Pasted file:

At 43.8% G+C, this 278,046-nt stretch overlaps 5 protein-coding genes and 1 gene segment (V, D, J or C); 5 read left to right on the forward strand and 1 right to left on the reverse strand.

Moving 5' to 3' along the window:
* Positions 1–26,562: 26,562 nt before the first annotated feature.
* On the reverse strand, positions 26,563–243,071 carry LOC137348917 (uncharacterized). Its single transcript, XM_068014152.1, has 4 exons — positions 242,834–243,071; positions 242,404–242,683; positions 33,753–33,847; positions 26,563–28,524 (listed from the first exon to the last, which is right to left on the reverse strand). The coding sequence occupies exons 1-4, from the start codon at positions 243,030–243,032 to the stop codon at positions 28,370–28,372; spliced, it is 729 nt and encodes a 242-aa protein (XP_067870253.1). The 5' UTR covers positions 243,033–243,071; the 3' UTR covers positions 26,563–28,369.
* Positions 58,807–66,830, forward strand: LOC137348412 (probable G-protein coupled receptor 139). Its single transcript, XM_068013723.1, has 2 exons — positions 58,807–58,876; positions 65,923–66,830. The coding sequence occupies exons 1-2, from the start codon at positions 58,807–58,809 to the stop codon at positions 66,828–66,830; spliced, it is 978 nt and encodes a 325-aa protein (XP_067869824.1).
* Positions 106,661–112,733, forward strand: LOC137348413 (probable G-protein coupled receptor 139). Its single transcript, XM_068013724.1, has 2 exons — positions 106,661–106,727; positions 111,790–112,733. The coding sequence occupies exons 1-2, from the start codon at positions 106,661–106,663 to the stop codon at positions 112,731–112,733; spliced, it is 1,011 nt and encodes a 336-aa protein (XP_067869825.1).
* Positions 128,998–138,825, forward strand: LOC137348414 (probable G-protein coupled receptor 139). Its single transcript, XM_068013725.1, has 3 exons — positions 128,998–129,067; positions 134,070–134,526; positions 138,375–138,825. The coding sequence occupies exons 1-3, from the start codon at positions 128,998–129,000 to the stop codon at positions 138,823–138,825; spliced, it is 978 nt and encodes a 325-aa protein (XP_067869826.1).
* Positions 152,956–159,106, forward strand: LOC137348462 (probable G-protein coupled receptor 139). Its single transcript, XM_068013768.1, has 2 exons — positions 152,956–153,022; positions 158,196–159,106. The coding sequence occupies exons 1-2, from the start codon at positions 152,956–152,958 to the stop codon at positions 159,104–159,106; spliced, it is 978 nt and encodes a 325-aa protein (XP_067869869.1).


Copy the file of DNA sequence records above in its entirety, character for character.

At 43.8% G+C, this 278,046-nt stretch overlaps 5 protein-coding genes and 1 gene segment (V, D, J or C); 5 read left to right on the forward strand and 1 right to left on the reverse strand.

Moving 5' to 3' along the window:
* Positions 1–26,562: 26,562 nt before the first annotated feature.
* On the reverse strand, positions 26,563–243,071 carry LOC137348917 (uncharacterized). Its single transcript, XM_068014152.1, has 4 exons — positions 242,834–243,071; positions 242,404–242,683; positions 33,753–33,847; positions 26,563–28,524 (listed from the first exon to the last, which is right to left on the reverse strand). The coding sequence occupies exons 1-4, from the start codon at positions 243,030–243,032 to the stop codon at positions 28,370–28,372; spliced, it is 729 nt and encodes a 242-aa protein (XP_067870253.1). The 5' UTR covers positions 243,033–243,071; the 3' UTR covers positions 26,563–28,369.
* Positions 58,807–66,830, forward strand: LOC137348412 (probable G-protein coupled receptor 139). Its single transcript, XM_068013723.1, has 2 exons — positions 58,807–58,876; positions 65,923–66,830. The coding sequence occupies exons 1-2, from the start codon at positions 58,807–58,809 to the stop codon at positions 66,828–66,830; spliced, it is 978 nt and encodes a 325-aa protein (XP_067869824.1).
* Positions 106,661–112,733, forward strand: LOC137348413 (probable G-protein coupled receptor 139). Its single transcript, XM_068013724.1, has 2 exons — positions 106,661–106,727; positions 111,790–112,733. The coding sequence occupies exons 1-2, from the start codon at positions 106,661–106,663 to the stop codon at positions 112,731–112,733; spliced, it is 1,011 nt and encodes a 336-aa protein (XP_067869825.1).
* Positions 128,998–138,825, forward strand: LOC137348414 (probable G-protein coupled receptor 139). Its single transcript, XM_068013725.1, has 3 exons — positions 128,998–129,067; positions 134,070–134,526; positions 138,375–138,825. The coding sequence occupies exons 1-3, from the start codon at positions 128,998–129,000 to the stop codon at positions 138,823–138,825; spliced, it is 978 nt and encodes a 325-aa protein (XP_067869826.1).
* Positions 152,956–159,106, forward strand: LOC137348462 (probable G-protein coupled receptor 139). Its single transcript, XM_068013768.1, has 2 exons — positions 152,956–153,022; positions 158,196–159,106. The coding sequence occupies exons 1-2, from the start codon at positions 152,956–152,958 to the stop codon at positions 159,104–159,106; spliced, it is 978 nt and encodes a 325-aa protein (XP_067869869.1).